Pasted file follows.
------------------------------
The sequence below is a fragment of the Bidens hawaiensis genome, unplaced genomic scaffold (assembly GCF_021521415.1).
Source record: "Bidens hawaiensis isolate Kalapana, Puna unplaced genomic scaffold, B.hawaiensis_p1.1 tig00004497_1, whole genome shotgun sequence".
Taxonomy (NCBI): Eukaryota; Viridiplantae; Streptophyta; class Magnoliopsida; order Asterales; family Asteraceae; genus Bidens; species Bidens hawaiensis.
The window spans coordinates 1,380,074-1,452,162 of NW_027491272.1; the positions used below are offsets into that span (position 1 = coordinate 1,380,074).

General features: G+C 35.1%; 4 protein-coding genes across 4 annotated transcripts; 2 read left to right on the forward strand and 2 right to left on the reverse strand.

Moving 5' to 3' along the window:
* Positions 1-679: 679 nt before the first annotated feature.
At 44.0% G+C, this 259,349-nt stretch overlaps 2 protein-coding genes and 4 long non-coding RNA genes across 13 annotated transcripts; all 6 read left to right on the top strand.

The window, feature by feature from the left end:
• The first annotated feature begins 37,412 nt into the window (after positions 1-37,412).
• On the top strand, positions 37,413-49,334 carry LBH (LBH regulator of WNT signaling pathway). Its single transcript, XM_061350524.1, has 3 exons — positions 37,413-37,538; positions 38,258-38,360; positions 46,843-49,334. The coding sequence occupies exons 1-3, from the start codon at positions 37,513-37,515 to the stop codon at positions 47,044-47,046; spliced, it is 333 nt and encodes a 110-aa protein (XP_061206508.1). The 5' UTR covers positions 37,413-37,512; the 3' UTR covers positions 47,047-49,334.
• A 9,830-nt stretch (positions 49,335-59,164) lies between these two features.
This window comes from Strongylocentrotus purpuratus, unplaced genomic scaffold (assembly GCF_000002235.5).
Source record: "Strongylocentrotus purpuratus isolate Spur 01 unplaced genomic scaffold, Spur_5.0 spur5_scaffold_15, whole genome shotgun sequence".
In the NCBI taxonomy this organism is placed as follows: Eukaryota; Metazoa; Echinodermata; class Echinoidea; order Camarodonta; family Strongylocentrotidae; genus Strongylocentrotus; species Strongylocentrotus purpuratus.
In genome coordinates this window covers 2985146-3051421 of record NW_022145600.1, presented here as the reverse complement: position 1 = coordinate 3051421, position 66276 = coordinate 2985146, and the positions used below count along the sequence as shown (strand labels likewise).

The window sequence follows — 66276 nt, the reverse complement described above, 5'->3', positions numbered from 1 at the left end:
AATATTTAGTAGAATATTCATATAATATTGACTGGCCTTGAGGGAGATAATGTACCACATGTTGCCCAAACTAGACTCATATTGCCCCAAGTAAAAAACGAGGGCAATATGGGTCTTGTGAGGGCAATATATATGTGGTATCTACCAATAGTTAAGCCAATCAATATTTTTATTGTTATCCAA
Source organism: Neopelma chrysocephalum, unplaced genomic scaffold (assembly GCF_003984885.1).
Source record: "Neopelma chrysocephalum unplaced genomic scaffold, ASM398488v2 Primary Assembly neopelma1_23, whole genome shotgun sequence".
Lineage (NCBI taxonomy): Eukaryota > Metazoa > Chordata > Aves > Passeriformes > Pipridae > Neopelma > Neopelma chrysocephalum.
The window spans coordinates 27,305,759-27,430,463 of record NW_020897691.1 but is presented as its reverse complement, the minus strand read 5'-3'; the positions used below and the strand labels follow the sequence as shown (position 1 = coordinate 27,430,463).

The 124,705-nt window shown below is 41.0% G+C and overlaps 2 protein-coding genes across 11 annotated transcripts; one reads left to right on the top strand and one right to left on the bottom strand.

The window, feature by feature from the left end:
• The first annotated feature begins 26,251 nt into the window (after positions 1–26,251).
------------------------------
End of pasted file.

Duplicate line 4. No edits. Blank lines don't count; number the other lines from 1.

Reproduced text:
The window spans coordinates 1,380,074-1,452,162 of NW_027491272.1; the positions used below are offsets into that span (position 1 = coordinate 1,380,074).